Teach students how to think when they read with these reading strategy strips. Make active reading strategies more concrete and help students take personal ownership of using reading strategies taught in class. Students will focus on ways to approach their reading. This will empower students to become better independent readers by giving them actual tools they can use to figure out unknown words and gain comprehension of the text.
Use these during guided reading lessons. If possible, schedule guided reading groups for at least 25 minutes, four days a week. In small groups, introduce the text and have the students discuss the pictures, make connections and predictions. Immerse students in leveled texts that are on their instructional reading level in a variety of genres. As they read the story, choral read with the whole group or whisper read with individuals to figure out words in context. Write troublesome words on the white board and discuss which strategies will help. Discuss and elaborate on the strategy strips you wish to focus on that day. This depends on the stage of readers.
Primarily, with emergent readers, "Study the pictures" and "Read to understand" work well.
Early readers will be ready for "Point at the words" and "Hear the sounds."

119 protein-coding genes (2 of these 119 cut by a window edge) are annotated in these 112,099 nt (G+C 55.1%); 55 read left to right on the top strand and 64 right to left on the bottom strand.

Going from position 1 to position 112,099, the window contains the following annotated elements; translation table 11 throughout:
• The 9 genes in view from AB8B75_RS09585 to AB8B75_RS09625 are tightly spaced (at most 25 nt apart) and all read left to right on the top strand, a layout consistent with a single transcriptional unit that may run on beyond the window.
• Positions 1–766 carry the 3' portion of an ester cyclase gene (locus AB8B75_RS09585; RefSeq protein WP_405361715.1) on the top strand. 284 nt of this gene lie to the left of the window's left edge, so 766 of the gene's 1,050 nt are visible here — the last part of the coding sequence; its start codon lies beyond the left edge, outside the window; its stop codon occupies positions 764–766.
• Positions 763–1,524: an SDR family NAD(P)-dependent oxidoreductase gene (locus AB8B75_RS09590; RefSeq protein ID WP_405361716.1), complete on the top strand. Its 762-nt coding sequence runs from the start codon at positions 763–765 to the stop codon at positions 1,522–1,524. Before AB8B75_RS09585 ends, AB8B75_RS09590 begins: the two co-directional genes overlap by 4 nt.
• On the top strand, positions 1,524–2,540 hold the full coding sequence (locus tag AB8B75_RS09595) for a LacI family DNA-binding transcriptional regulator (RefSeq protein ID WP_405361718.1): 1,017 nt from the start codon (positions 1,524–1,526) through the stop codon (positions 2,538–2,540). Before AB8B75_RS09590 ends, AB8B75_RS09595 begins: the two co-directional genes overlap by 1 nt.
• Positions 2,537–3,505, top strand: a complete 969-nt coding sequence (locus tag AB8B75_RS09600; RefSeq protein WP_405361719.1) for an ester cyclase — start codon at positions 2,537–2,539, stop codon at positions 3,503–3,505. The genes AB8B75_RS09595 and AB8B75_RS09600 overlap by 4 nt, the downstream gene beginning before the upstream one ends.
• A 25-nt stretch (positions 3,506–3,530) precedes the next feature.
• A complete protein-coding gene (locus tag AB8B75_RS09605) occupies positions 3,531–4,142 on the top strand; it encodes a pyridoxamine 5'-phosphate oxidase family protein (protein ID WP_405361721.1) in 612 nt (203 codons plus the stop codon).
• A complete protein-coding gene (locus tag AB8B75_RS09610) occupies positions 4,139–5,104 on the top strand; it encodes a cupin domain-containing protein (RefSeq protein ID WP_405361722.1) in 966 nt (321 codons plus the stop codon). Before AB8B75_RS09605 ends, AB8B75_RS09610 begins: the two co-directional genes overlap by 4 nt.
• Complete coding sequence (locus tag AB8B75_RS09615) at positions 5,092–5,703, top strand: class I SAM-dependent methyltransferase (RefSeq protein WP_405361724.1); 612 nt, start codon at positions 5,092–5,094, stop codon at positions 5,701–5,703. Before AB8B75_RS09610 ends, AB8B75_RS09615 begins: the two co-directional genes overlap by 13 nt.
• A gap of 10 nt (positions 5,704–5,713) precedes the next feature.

Students who are already using active reading strategies may be ready for "Read some more."
Put these strips on white board with a magnet. If students are reading individually, troublesome words can be put on small white boards, and reading strips can be left on the table. Students can pull the strips for the strategies they used. Teacher can suggest other strategies that would be helpful. If a student makes a substitution, for instance, it is a good time to stop, write both words on the white board, and use the strategies to check the words.
You can use one set of strategies for the whole group. Play strategy detective and see if you can guess who is using which strategy. Students will notice that sometimes they will need to use more strategies than other times. This will help them figure out which books are just right, or if they are too easy or too difficult, so that they will be better able to select books that are appropriate for their level of development.
Included here are the active reading strategy strips which you can print out and laminate, and the teacher directions, including an explanation and elaboration on what each strip really means.
You might also like:
Reading Strategies - Active Reading Strategies Concept Map
Good Readers Remember PowerPointReading - Good Readers Posters
© Deborah Hayes aka HappyEdugator. For classroom and homeschool use.